Interference from Radio Amateurs or Digital Communication systems

Interference from radio amateurs, or from digital communications such as those used on public transport or security systems, is rare.  

Radio amateurs are licensed by Ofcom (Office of Communications) to operate within certain parameters.


Interference from these types of radio transmission is most commonly caused by problems in your own system, for example, poor quality cables and connectors.  

The symptoms can be picture break-up or freezing on your television or rhythmic thumps, pops, or distorted speech on your radio. A simple filter should be able to solve the problem. See our guides on types of filters.  

If it is a radio amateur causing the problem, they may well not be aware as the vast majority of radio amateurs work within their licensing terms.

Amateur Radio

Amateur radio is a popular technical hobby and volunteer public service that uses designated radio frequencies for non-commercial exchange of messages, wireless experimentation, self-training, and emergency communications. They use a number of frequency bands allocated specifically to radio amateurs.

A qualified radio amateur will have passed exams and hold a licence to broadcast.

What causes the interference 

When a transmission from a radio amateur is picked up by your television or radio, it is known as breakthrough. If you have an amplifier or booster it can be more susceptible to breakthrough. Poor connections in the aerial system, or poorly screened cables between pieces of equipment, can also cause breakthrough.

It is important to appreciate that just because someone is using a transmitter nearby and you are suffering disruption as a result, it is not necessarily their ‘fault’. Provided they are operating within the terms of their licence, they are under no obligation to change or stop what they do in order to avoid causing interference.

Equipment regulation

Equipment has to conform to regulations designed to protect against breakthrough in a typical home setting. This was not always the case and with older equipment you may need to take steps to overcome the problem.

When buying television or radio equipment, you cannot tell whether it has good immunity to breakthrough. You may change a piece of equipment to a different brand and discover that, although the previous model worked perfectly well, the new one suffers interference. 

Things you can check:

You will need to check whether you have a good installation and all possible cables and connectors are in good order.  

Keep a record 

Keep a log of when the problem occurs and which services/channels are affected. Radio amateurs are required to keep a log of their transmissions under their licensing terms. Doing this will determine whether the problem coincides with their transmissions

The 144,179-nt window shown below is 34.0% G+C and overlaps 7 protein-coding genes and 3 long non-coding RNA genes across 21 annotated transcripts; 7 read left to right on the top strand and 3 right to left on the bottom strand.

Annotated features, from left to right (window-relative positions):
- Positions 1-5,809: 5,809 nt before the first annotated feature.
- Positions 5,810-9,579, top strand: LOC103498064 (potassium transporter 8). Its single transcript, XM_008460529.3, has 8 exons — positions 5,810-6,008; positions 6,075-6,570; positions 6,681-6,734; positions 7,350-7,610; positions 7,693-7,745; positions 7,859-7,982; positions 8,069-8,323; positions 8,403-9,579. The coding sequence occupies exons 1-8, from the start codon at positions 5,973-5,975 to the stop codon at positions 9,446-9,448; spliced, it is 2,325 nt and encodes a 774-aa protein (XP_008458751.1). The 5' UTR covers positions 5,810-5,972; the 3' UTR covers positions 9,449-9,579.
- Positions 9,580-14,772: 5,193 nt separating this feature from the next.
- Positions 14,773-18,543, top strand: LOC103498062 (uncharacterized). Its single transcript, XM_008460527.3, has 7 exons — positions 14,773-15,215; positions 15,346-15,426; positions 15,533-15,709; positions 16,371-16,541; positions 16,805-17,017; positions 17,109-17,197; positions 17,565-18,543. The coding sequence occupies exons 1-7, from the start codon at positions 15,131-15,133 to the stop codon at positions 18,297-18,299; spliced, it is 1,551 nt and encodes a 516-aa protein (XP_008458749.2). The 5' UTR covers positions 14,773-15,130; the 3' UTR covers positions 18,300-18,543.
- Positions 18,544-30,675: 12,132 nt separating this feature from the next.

Talk to the radio amateur 

If you have tried all the above, you are happy that your installation isn't faulty and you think you know the source of the problem, consider approaching the person politely. A short test will show whether they are in fact affecting your reception. Most radio amateurs will try to help you solve the problem. As most cases of interference are due to breakthrough within your own equipment, filters can often help.

Digital Communication systems, such as TETRA or Airwave

Digital communications used by companies and public services can sometimes cause interference to Freeview. This can happen when a new communications aerial or mast is switched on in an area where viewers are using TV masthead amplifiers to boost a weak television signal. Break-up, or complete failure, can occur from a few seconds to longer periods on Freeview. These problems are not affected by changes in the weather, will have started suddenly and often affect neighbours.

This happens because these strong, digital communication transmissions, which are perfectly legal, enter your system along with the TV signals and overload the masthead amplifier.

A solution is to fit a high-pass, or band-pass, filter to the input of the masthead amplifier. This will reduce or remove the unwanted signal, but allow TV ones through as normal. Commonly available amplifiers often do not contain such filtering as standard, so it needs to be fitted afterwards.

A qualified installer should be able to suggest the best option for you. 

Qualified Installer

The BBC cannot recommend individual Installers. The CAI (Confederation of Aerial Industries) is a recognised trade body which will be able to put you in touch with one of their members in your area.